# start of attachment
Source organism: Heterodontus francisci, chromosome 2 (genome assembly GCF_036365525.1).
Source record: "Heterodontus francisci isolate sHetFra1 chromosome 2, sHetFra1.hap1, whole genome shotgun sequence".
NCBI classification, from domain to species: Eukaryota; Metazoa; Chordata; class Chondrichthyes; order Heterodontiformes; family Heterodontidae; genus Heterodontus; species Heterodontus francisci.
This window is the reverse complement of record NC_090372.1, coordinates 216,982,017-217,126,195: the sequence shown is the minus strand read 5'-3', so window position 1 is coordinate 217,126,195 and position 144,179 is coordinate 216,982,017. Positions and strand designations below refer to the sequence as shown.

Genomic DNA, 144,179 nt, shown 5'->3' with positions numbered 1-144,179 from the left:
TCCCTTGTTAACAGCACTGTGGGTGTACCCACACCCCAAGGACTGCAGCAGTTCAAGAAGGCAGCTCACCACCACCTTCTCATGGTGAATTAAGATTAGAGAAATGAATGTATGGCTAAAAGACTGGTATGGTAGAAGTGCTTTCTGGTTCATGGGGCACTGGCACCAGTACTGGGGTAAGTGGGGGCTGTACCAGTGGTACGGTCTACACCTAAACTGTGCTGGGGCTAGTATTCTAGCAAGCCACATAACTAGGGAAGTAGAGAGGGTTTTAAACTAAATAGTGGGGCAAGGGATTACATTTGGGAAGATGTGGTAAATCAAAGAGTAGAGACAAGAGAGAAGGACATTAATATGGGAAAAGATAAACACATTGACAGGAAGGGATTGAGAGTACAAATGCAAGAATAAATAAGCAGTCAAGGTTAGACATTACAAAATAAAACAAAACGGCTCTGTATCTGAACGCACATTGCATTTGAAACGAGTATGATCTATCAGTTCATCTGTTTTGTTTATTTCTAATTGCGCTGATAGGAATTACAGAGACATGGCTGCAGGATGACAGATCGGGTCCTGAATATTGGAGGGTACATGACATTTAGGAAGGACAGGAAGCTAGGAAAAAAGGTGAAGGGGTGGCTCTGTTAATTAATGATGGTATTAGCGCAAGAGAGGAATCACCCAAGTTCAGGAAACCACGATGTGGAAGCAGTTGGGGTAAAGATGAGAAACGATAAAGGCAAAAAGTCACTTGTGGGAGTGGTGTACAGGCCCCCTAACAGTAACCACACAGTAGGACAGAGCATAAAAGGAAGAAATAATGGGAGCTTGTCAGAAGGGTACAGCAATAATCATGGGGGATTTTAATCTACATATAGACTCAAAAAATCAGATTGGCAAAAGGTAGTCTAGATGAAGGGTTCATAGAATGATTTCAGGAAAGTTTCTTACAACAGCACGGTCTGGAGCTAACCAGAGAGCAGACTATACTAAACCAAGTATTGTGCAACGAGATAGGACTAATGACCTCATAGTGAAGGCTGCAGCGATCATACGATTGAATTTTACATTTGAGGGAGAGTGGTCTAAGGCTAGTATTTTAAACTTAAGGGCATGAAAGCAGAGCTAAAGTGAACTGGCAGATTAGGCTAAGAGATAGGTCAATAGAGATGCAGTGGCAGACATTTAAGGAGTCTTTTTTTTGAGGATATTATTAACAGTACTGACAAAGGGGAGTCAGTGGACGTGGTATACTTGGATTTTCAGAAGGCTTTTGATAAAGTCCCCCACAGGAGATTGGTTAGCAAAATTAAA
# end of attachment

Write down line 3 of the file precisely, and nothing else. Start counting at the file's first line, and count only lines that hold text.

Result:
NCBI classification, from domain to species: Eukaryota; Metazoa; Chordata; class Chondrichthyes; order Heterodontiformes; family Heterodontidae; genus Heterodontus; species Heterodontus francisci.